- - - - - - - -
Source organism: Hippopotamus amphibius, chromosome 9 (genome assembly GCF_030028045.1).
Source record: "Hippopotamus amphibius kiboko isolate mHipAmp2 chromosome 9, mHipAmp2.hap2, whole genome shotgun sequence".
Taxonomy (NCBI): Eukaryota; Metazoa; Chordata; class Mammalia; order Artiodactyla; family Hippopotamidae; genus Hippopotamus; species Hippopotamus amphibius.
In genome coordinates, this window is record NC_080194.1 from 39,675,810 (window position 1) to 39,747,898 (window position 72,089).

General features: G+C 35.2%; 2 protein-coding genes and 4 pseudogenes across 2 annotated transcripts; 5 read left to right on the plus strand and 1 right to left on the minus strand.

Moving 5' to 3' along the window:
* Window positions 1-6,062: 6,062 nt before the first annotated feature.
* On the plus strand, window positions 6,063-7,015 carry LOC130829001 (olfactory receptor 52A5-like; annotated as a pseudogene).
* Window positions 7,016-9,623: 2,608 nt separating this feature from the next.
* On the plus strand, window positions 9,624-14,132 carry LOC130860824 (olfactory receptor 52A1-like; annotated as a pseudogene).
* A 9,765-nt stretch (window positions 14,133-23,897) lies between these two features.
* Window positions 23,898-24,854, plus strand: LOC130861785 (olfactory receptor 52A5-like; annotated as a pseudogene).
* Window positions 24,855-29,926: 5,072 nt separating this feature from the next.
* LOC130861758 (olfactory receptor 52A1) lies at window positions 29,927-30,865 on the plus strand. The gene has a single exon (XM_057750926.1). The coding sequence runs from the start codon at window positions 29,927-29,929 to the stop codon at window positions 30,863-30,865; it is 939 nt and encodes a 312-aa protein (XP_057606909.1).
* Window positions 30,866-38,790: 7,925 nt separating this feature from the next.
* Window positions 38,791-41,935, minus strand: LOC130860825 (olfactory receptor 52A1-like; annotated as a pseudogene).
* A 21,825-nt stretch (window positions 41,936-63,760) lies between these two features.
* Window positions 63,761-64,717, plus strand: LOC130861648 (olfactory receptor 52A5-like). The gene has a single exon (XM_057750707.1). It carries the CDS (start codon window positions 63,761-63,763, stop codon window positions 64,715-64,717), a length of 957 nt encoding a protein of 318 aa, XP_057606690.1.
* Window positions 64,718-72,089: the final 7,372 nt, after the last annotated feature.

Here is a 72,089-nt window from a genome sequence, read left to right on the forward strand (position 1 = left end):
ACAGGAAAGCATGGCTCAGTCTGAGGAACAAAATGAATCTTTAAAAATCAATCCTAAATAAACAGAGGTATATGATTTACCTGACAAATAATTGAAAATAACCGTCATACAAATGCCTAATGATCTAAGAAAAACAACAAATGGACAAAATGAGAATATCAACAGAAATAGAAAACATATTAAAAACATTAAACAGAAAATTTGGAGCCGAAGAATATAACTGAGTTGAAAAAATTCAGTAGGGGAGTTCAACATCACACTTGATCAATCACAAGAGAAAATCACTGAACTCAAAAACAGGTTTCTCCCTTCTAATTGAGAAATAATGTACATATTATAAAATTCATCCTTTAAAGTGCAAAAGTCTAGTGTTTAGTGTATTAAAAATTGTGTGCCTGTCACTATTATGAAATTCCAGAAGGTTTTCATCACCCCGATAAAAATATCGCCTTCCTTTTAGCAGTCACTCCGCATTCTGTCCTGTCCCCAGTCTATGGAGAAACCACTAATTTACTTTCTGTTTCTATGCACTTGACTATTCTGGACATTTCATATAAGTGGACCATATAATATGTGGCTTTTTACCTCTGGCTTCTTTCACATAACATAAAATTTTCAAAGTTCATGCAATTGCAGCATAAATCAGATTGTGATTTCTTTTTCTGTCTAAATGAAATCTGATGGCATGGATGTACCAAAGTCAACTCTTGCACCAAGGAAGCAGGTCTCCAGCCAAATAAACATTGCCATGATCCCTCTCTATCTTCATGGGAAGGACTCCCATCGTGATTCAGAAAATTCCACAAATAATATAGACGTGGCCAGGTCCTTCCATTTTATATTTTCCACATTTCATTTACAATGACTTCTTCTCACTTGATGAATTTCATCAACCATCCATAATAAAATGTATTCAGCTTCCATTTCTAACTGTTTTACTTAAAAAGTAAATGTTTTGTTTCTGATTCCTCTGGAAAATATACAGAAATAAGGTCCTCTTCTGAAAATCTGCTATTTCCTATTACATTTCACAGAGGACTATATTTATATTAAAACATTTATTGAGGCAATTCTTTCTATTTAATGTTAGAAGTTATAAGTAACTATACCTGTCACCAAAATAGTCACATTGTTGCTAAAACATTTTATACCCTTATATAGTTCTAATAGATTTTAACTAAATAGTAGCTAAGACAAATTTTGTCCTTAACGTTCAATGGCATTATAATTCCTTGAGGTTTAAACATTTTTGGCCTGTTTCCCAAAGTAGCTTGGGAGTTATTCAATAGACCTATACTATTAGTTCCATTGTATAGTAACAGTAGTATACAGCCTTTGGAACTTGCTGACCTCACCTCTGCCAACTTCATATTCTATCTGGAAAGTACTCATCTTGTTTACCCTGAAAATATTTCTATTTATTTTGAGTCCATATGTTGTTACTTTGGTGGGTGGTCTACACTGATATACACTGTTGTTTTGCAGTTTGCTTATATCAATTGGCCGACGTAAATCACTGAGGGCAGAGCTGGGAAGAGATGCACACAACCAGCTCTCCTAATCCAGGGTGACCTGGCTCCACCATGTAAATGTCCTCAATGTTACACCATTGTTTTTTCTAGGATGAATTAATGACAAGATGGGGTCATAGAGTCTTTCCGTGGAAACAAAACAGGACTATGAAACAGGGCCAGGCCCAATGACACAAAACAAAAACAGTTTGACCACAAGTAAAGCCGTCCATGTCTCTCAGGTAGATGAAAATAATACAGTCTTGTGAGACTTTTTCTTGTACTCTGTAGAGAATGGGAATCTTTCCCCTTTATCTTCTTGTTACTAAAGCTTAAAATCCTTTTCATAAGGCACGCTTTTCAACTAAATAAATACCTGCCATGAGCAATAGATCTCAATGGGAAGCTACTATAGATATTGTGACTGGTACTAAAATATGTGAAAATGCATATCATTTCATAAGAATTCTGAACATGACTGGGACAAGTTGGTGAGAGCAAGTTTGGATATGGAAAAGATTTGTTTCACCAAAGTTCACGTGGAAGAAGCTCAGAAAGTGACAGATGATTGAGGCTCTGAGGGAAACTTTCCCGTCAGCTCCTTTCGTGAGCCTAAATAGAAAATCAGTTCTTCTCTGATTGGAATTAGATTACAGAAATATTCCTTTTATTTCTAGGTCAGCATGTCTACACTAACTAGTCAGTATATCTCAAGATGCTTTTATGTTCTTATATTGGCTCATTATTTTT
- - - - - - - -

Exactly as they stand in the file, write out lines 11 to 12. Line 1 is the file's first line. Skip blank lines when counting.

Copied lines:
* A 9,765-nt stretch (window positions 14,133-23,897) lies between these two features.
* Window positions 23,898-24,854, plus strand: LOC130861785 (olfactory receptor 52A5-like; annotated as a pseudogene).